But he knew Jackson wasn’t stupid enough to do something he couldn’t cover up.
Cover up this, Jackson, Harry snarled in his thoughts.
* * * * * * * * *
Harry strode out of the school, leaving the spray can where he had left his mark.
He was starting to feel doubts, paranoid suspicions that this was not the best way to deal with things. He should have been sensible. Spoken to his parents. Rung up someone who actually knew how to do things. Spoken to Mr. Thomas – if there was ever a teacher who had had some kind of previous life it would be him. But it was too late for that.
The dice had been cast.
Harry hurried home.
* * * * * * * * *
MR. JACKSON IS A RACIST SCUMBAG!!!!
You had to admit, it got to the point and didn’t beat around the bush. It said what it meant to and everyone understood it. And when Harry was dragged out of roll-call the morning after he had written it he knew his not-at-all-well-laid plans had gone awry.
The principal was angry. So was the deputy. The cleaner was beside himself.
The eponymous Racist Scumbag wasn’t too happy either.
Harry didn’t care.
Sitting outside the principal’s office was Lucy. And she glared at him with undisguised hatred.
‘You stupid bastard,’ she muttered to herself as he passed her.
After that, the rage of the administration didn’t seem at all worth paying attention to.
* * * * * * * * *
Harry sat on the steps, hugging his knees to his chest as he watched the grumbling cleaners add yet another layer of beige paint across his graffiti – slowly but surely blocking out his slanderous lie. Every so often one of the cleaners would notice him and spit in his direction.
Harry politely asked the Supreme Being to let the earth swallow him up.
No luck so far.
He had been suspended for two weeks – not that home had been particularly comforting. The rages his dad had gone into were nothing compared to the quiet disappointment of his mother. He’d explained. Many times. But it wasn’t good enough. Now he was back here, and most of the kids weren’t talking to him.
Lucy had got into almost as much trouble as if she’d written the graffiti herself. Apparently Jackson had just flunked an essay of hers and the whole ‘racist’ thing was a bit of spite on her part. How was she to know what Harry would do? No one was interested in the question of how was Harry supposed to know that Lucy had been lying to him.
He sighed. His eyes were sweating.
‘Afternoon, Harry,’ Mad Dog said in his soft Celtic voice. With surprising agility he dropped down from the curving walkway around the greenhouse and landed beside Harry. His bright blue eyes twinkled under his ragged ginger fringe.
‘Hey.’ Harry couldn’t summon up the energy to be terrified of his year’s resident sociopath.
‘They let you come back, then?’
‘Obviously,’ Harry mumbled in reply.
‘Feeling pleased with yourself I hope?’
‘Pleased?’ Harry spat incredulously. ‘Pleased?! I nearly lost Mr. Jackson his job! Lucy hates my guts! I now have a police record and the whole school knows I’m a gullible moron!’
‘You’re young, Harry,’ Mad Dog replied smoothly, leaning back to enjoy the sunshine. ‘It’s all right to make mistakes now. Otherwise everyone would be screwed. Did you kill anyone? Did you do any lasting damage?’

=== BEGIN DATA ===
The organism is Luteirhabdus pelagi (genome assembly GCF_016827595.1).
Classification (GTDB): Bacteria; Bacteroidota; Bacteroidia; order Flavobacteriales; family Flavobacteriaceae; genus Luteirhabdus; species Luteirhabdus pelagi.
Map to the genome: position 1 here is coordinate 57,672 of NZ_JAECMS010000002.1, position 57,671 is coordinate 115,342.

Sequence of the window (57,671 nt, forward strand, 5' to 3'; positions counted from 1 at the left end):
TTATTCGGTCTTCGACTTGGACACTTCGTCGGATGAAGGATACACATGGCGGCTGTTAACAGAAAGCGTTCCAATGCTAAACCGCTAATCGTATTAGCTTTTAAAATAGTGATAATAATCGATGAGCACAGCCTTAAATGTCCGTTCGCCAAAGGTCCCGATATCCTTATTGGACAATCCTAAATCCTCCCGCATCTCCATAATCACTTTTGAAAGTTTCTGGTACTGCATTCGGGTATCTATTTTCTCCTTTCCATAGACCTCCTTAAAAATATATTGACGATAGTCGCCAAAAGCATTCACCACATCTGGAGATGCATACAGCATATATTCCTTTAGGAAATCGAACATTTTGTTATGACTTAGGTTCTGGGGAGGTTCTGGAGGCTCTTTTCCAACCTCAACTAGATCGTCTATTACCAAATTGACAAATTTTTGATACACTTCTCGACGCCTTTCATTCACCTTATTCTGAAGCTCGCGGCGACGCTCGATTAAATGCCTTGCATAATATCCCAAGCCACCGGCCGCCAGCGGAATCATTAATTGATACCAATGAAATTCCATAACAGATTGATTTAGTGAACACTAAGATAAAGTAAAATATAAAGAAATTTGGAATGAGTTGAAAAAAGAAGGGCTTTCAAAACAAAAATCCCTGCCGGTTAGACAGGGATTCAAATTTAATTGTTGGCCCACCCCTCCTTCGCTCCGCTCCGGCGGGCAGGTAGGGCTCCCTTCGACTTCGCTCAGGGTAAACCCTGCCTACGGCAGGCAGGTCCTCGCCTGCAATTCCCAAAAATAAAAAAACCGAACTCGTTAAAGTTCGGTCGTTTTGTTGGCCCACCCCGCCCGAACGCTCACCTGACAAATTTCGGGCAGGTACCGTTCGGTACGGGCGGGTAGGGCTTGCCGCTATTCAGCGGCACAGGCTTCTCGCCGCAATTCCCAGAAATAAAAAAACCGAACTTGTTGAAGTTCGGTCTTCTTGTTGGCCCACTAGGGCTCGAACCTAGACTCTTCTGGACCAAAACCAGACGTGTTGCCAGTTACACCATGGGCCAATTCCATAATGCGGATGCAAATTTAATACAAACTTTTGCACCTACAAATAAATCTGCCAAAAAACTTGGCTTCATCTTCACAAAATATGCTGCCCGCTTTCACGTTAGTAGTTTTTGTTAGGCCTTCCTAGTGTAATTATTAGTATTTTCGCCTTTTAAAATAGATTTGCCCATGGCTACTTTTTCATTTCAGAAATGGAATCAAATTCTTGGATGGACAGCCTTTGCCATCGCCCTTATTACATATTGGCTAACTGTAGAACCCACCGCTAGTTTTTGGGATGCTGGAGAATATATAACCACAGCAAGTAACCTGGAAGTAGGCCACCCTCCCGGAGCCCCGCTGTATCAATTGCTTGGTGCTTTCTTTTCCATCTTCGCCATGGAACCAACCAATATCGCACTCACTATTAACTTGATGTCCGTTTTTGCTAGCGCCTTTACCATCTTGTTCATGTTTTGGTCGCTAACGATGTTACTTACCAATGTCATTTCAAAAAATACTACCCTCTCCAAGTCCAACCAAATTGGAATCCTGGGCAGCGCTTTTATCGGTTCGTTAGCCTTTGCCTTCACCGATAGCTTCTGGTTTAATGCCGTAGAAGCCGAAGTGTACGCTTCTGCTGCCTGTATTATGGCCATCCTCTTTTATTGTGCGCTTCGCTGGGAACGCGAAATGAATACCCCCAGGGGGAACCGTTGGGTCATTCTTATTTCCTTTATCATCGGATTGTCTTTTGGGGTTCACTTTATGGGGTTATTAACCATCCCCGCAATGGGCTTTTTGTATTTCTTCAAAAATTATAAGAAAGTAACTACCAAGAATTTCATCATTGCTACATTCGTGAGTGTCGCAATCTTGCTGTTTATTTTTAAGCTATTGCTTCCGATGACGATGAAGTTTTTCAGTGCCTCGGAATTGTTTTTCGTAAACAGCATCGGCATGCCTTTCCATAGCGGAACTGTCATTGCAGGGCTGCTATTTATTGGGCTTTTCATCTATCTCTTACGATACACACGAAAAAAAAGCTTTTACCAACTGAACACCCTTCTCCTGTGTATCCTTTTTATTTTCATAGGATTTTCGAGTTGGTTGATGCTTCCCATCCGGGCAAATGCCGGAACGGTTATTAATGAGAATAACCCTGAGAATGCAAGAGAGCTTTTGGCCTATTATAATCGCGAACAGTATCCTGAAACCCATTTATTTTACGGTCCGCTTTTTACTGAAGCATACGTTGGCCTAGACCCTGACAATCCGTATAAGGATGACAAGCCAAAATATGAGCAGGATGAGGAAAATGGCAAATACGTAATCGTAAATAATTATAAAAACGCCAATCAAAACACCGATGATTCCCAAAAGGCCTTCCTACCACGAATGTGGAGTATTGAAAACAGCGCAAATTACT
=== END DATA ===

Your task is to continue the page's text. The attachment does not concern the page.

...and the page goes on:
Harry glared at him. ‘No, I didn’t. Yes, the graffiti can be painted over. Yes, Mr. Jackson has got off the hook without a stain on his character. Yes, everyone can embrace the pain and move on!’
Mad Dog favored Harry with a feral grin. ‘You see? No harm done.’
‘No harm done,’ Harry laughed bitterly. ‘I was completely wrong. I shouldn’t have done anything.’
‘Besides, what if you’d been right, hmm? You ever thought about that?’ Mad Dog leant forward close to Harry’s shoulder. Harry flinched. Mad Dog smelled of lemonade and Guinness. ‘If Jackson had been – and, forgive me if my language is excessively technical on this point – a racist scumbag? Would it have been best to pretend nothing had happened and go on with your life?’
Harry rolled his eyes. ‘No!’ he snapped.
Mad Dog returned to his horizontal position. ‘There you go. Did you do it because it was the right thing to do at the time – or was it just to get into Lucy’s pants?’
Harry didn’t reply. True, had been anyone other than Lucy he doubted he would have done it. But he would still have thought of it – and considered it a bloody good idea. ‘I thought... at the time, I mean, it... it was the only thing I could do! If Jackson was corrupt, Lucy would never get justice!’
‘And this way everyone gets justice!’ Mad Dog beamed. ‘You learnt a valuable lesson about not rushing in. Lucy learned not to shoot her mouth off at impressionable suitors. Mr. Jackson has learned he needs to seriously lighten up if he wants that sort of slander to be even remotely unbelievable.’
Mad Dog looked Harry right in the eye.
‘You did what you thought was necessary, for the greater good and didn’t let fear get in your way. How many other people in this school can say the same? How many people heard what Lucy said and did sweet eff-ay about it? You might have got your facts wrong, but you did the right thing and didn’t run away from the consequences.’ He lowered his gaze. ‘I’m rather envious, Harry.’
Harry smiled. ‘Cool.’
‘Isn't it just?’ the shaggy figure replied. ‘Come on. Class will be starting soon. Us social pariahs ought to stick together.’ He rose and held out his hand.
Harry took it and Mad Dog hauled him to his feet. Together, they turned and walked off to class.
‘Did I ever tell you about the time I ate a pigeon?’ Mad Dog asked.